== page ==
Defining Effective Employee Development

Gone are the days of command-and-control leadership; today’s most effective workforce is made-up of employees who are competent, creative, passionate and take initiative. They know what they’re doing, apply what they know, enjoy what they do and grow to do more. Unfortunately, studies still show that workers are not happy with their level of professional development because they are not reaching their full potential.

It’s not really surprising; there is always room for improvement no matter what your level of accomplishment. But what does surprise me is that even today, less than 15% of workers feel they have the skills they need to use workplace technology to effectively do their jobs. This includes computer and internet usage.

Some jobs call for high levels of skill in several areas beyond the commonly accepted norms. For example, engineers may have great theoretical and innovative skills, but need to be more proficient at technical writing or public speaking to document or present their ideas. Too often I have seen production supervisors with good process and productivity knowledge lack in communication or conflict resolution skills needed to address the issues that crop up every day.

Fortunately, there are excellent sources of specific training in all these areas. However, companies that fail to budget for ample technical training also fail to account for the cost of a skill shortage, where processes fail and problems expand without sufficient solutions.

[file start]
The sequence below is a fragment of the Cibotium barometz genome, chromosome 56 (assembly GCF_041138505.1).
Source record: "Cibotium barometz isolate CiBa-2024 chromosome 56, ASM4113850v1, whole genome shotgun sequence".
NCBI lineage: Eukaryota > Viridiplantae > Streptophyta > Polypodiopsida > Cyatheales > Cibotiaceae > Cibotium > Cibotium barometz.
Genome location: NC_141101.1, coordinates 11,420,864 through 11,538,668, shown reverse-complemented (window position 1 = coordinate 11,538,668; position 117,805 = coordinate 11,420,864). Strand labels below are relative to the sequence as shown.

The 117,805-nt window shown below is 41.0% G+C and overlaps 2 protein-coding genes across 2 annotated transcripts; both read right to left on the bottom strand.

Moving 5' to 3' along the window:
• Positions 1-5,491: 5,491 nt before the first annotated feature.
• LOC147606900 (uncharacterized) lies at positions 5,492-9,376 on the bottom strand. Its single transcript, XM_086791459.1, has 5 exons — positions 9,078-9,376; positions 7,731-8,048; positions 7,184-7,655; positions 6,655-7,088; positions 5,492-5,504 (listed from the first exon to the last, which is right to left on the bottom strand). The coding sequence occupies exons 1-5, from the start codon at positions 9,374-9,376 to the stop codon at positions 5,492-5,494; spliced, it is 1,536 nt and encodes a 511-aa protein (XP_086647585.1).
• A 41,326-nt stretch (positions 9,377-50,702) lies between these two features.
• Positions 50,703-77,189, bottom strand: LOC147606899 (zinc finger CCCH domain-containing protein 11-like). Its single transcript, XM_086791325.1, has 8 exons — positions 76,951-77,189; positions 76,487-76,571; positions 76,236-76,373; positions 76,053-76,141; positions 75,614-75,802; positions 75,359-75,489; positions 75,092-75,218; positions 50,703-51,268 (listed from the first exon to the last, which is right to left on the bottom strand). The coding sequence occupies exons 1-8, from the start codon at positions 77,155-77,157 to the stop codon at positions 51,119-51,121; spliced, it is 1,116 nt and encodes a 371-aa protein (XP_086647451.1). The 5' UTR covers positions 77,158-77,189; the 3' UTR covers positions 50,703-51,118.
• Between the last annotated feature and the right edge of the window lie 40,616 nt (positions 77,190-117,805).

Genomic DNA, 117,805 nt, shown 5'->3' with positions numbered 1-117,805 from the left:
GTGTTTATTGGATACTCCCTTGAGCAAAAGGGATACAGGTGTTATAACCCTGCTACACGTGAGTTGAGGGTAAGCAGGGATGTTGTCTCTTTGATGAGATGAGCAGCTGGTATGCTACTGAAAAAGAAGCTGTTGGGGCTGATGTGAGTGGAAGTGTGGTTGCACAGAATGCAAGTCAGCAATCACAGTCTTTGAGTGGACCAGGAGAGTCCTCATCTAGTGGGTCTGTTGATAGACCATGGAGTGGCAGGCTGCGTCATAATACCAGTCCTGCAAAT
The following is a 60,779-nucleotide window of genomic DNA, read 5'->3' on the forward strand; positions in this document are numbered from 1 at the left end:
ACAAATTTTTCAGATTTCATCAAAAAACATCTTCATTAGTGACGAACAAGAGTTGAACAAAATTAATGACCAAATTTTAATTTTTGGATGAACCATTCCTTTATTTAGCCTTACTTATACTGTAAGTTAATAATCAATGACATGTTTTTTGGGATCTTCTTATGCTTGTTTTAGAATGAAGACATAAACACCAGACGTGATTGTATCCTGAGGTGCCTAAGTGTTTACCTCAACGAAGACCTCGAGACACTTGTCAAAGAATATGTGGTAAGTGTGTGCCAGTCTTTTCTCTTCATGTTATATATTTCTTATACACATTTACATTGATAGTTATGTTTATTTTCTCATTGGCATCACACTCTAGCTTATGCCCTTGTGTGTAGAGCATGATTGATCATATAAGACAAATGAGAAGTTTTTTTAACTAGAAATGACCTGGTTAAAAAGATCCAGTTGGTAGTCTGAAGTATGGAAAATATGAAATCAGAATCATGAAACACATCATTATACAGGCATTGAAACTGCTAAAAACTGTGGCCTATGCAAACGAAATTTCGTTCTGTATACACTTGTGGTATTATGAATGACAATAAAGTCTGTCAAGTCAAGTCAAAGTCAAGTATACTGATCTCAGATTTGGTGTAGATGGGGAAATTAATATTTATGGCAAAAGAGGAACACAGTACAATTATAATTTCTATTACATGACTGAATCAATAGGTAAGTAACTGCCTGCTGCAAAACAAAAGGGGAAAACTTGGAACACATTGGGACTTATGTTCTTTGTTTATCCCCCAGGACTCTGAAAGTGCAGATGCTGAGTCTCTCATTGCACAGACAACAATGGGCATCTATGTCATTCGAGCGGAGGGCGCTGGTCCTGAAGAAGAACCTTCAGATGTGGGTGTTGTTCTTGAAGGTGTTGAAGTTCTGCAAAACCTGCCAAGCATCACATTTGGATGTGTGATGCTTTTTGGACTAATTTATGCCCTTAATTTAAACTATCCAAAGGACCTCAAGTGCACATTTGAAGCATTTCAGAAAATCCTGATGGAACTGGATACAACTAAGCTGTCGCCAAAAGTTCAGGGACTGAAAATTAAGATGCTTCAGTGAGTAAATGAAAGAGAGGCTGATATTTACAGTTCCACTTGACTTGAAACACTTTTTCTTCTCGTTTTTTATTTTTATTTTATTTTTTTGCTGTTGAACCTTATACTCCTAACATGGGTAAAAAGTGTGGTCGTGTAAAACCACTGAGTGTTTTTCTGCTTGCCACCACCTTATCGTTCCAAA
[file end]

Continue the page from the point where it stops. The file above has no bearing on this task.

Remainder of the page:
Many employees need better managerial skills, where communication and collaboration are essential. A staff that works well together sharing information and ideas, setting and achieving goals and drawing the input of others to make great plans is making use of good managerial skills.

Business insider Steve Olenkski sums up employee development goals very nicely in the Forbes article, 8 Key Tactics For Developing Employees. He states that organizations develop employees for two reasons:

  1. To enhance employee interest and engagement in their roles (which raises productivity)
  2. To grow new managers who in turn engage others.

Engaged people take on more responsibility, motivate themselves to keep improving and inspire similar motives in those around them. Employee development is best designed to build better people who are more interested in what they’re doing, are more effective contributors and raise the bar for the entire culture. Everyone benefits when any employee develops into the person they ultimately can be.

What do you think? How do you define effective employee development? I’d love to hear from you. You can call me at 704-827-4474; let’s talk. And as always, I can be reached here or on LinkedIn.

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